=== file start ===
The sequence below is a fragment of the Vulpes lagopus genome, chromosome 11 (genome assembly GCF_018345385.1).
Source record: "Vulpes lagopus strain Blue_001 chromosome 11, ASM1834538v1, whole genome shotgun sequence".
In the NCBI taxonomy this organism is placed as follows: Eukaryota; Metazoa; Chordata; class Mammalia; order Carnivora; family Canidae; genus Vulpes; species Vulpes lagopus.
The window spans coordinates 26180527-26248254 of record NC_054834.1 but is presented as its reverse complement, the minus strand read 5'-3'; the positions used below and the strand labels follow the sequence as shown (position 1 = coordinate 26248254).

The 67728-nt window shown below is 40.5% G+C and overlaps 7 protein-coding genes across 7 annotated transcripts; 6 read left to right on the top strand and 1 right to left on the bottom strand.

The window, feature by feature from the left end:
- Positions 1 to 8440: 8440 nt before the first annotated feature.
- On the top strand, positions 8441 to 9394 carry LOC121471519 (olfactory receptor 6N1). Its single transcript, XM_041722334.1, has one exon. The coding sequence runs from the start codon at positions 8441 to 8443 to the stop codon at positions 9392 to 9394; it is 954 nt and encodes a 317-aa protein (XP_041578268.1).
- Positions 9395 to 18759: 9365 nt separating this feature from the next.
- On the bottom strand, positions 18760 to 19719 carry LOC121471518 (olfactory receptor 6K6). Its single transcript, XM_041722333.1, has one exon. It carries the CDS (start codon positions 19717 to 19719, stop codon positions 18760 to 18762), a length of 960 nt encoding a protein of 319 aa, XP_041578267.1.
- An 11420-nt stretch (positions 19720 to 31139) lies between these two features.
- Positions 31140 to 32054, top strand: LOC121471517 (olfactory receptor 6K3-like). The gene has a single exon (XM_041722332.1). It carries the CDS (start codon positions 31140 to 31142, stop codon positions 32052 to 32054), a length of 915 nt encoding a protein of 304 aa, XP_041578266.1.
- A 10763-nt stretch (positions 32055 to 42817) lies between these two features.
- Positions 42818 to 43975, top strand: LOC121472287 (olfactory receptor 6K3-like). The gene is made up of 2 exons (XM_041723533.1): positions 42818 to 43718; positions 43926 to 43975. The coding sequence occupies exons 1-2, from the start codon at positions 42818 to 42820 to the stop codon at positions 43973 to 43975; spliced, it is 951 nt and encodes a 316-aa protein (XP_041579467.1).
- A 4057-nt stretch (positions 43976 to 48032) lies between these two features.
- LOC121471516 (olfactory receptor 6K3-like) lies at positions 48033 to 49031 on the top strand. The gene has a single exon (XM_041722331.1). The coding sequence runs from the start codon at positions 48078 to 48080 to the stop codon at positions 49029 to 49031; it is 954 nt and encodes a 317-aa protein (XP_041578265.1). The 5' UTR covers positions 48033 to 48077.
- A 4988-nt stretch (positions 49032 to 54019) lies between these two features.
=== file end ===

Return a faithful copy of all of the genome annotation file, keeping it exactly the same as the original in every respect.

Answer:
The sequence below is a fragment of the Vulpes lagopus genome, chromosome 11 (genome assembly GCF_018345385.1).
Source record: "Vulpes lagopus strain Blue_001 chromosome 11, ASM1834538v1, whole genome shotgun sequence".
In the NCBI taxonomy this organism is placed as follows: Eukaryota; Metazoa; Chordata; class Mammalia; order Carnivora; family Canidae; genus Vulpes; species Vulpes lagopus.
The window spans coordinates 26180527-26248254 of record NC_054834.1 but is presented as its reverse complement, the minus strand read 5'-3'; the positions used below and the strand labels follow the sequence as shown (position 1 = coordinate 26248254).

The 67728-nt window shown below is 40.5% G+C and overlaps 7 protein-coding genes across 7 annotated transcripts; 6 read left to right on the top strand and 1 right to left on the bottom strand.

The window, feature by feature from the left end:
- Positions 1 to 8440: 8440 nt before the first annotated feature.
- On the top strand, positions 8441 to 9394 carry LOC121471519 (olfactory receptor 6N1). Its single transcript, XM_041722334.1, has one exon. The coding sequence runs from the start codon at positions 8441 to 8443 to the stop codon at positions 9392 to 9394; it is 954 nt and encodes a 317-aa protein (XP_041578268.1).
- Positions 9395 to 18759: 9365 nt separating this feature from the next.
- On the bottom strand, positions 18760 to 19719 carry LOC121471518 (olfactory receptor 6K6). Its single transcript, XM_041722333.1, has one exon. It carries the CDS (start codon positions 19717 to 19719, stop codon positions 18760 to 18762), a length of 960 nt encoding a protein of 319 aa, XP_041578267.1.
- An 11420-nt stretch (positions 19720 to 31139) lies between these two features.
- Positions 31140 to 32054, top strand: LOC121471517 (olfactory receptor 6K3-like). The gene has a single exon (XM_041722332.1). It carries the CDS (start codon positions 31140 to 31142, stop codon positions 32052 to 32054), a length of 915 nt encoding a protein of 304 aa, XP_041578266.1.
- A 10763-nt stretch (positions 32055 to 42817) lies between these two features.
- Positions 42818 to 43975, top strand: LOC121472287 (olfactory receptor 6K3-like). The gene is made up of 2 exons (XM_041723533.1): positions 42818 to 43718; positions 43926 to 43975. The coding sequence occupies exons 1-2, from the start codon at positions 42818 to 42820 to the stop codon at positions 43973 to 43975; spliced, it is 951 nt and encodes a 316-aa protein (XP_041579467.1).
- A 4057-nt stretch (positions 43976 to 48032) lies between these two features.
- LOC121471516 (olfactory receptor 6K3-like) lies at positions 48033 to 49031 on the top strand. The gene has a single exon (XM_041722331.1). The coding sequence runs from the start codon at positions 48078 to 48080 to the stop codon at positions 49029 to 49031; it is 954 nt and encodes a 317-aa protein (XP_041578265.1). The 5' UTR covers positions 48033 to 48077.
- A 4988-nt stretch (positions 49032 to 54019) lies between these two features.